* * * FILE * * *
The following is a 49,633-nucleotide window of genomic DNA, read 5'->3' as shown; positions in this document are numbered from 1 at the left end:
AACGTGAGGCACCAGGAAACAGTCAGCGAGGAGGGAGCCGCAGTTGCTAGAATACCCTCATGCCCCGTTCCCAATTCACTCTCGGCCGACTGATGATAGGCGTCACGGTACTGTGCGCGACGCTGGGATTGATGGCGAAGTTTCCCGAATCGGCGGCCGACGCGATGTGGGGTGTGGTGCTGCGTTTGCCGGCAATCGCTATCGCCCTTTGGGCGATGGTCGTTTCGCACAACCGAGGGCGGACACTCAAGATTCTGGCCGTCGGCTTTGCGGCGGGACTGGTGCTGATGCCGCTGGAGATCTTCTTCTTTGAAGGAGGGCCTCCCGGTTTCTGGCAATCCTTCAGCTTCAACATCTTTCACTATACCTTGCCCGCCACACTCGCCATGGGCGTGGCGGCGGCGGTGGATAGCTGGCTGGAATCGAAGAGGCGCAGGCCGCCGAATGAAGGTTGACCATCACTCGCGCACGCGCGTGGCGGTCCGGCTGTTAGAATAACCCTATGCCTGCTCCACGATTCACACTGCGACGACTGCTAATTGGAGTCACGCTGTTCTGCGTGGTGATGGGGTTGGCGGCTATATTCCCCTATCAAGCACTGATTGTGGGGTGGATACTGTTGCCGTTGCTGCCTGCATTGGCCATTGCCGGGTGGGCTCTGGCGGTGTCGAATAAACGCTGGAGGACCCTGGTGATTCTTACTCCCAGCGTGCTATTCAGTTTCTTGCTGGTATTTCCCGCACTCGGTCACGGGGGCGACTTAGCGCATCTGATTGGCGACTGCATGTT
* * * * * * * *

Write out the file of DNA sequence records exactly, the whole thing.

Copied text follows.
The following is a 49,633-nucleotide window of genomic DNA, read 5'->3' as shown; positions in this document are numbered from 1 at the left end:
AACGTGAGGCACCAGGAAACAGTCAGCGAGGAGGGAGCCGCAGTTGCTAGAATACCCTCATGCCCCGTTCCCAATTCACTCTCGGCCGACTGATGATAGGCGTCACGGTACTGTGCGCGACGCTGGGATTGATGGCGAAGTTTCCCGAATCGGCGGCCGACGCGATGTGGGGTGTGGTGCTGCGTTTGCCGGCAATCGCTATCGCCCTTTGGGCGATGGTCGTTTCGCACAACCGAGGGCGGACACTCAAGATTCTGGCCGTCGGCTTTGCGGCGGGACTGGTGCTGATGCCGCTGGAGATCTTCTTCTTTGAAGGAGGGCCTCCCGGTTTCTGGCAATCCTTCAGCTTCAACATCTTTCACTATACCTTGCCCGCCACACTCGCCATGGGCGTGGCGGCGGCGGTGGATAGCTGGCTGGAATCGAAGAGGCGCAGGCCGCCGAATGAAGGTTGACCATCACTCGCGCACGCGCGTGGCGGTCCGGCTGTTAGAATAACCCTATGCCTGCTCCACGATTCACACTGCGACGACTGCTAATTGGAGTCACGCTGTTCTGCGTGGTGATGGGGTTGGCGGCTATATTCCCCTATCAAGCACTGATTGTGGGGTGGATACTGTTGCCGTTGCTGCCTGCATTGGCCATTGCCGGGTGGGCTCTGGCGGTGTCGAATAAACGCTGGAGGACCCTGGTGATTCTTACTCCCAGCGTGCTATTCAGTTTCTTGCTGGTATTTCCCGCACTCGGTCACGGGGGCGACTTAGCGCATCTGATTGGCGACTGCATGTT